Released By Osceola County Public Information Office
SENSES Park, the first play space in Osceola County purposefully designed with children on the Autism spectrum in mind, has been recognized by the Florida Association of Counties with a Best Practice Award.
The award, which is presented in several categories including Leadership, Large and Small Business, Non-Profit, Government, Green Building and Business Partnership, was announced at the FAC Annual Conference on June 13 at the Hyatt Regency Orlando.
Best Practice Award nominations are reviewed by an independent blue-ribbon panel of sustainability experts from government agencies and corporations including previous year winners. Judges evaluate all three pillars – economic, environmental and social – and focus on projects that are environmentally friendly, provide a strong business model, help create a better community and can be replicated.
“I have been passionate about the SENSES Park project for the past several years. Early on, I realized that not only Osceola County but all of Central Florida has been lacking in play spaces for these very special children,” said County Commissioner Viviana Janer, whose district includes the park. “Now not a day goes by without families coming to enjoy the park. I can honestly say that being able to watch them play and make use of this space, enjoying themselves within their own ability levels, has been one of the most rewarding moments of my time in office.”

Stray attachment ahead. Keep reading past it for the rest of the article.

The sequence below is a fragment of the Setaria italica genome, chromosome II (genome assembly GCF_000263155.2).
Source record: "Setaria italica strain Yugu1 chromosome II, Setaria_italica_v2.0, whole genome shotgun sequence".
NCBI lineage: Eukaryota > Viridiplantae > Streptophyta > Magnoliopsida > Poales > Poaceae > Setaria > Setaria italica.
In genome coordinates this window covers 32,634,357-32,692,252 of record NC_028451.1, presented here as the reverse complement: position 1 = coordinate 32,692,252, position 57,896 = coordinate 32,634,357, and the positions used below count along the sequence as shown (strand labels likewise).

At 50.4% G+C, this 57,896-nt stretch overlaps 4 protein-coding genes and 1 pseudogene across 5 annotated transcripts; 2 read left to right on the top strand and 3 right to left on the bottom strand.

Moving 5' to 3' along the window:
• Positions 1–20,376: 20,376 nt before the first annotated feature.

SENSES Park, located at 2296 Camelia Drive in Buenaventura Lakes, is an all-inclusive playground that caters to children on the autism spectrum. It opened in February 2019. The structures are separated by space to allow for self-learning, exploration and in order to provide less intense social play experiences for those on the autism spectrum. A key feature for parents is a perimeter fence, so that children remain within the safe confines of the play area. The inclusive play space is also fully accessible for children who use wheelchairs.
“The community immediately embraced the park, complimenting us for taking the time to understand the various and broad issues related to autism and putting that knowledge into our design of the park,” said Osceola County Public Lands Manager Robert Mindick. “We often hear that children who were not comfortable going to a more conventional playground enjoyed SENSES Park and found their special spot there. I have received calls from complete strangers wanting to just tell me what a difference the park was already making in their child or grandchild’s life.”
For information about all Osceola County parks and recreational facilities, including how to reserve park pavilions, please visit https://www.osceola.org/agencies-departments/parks/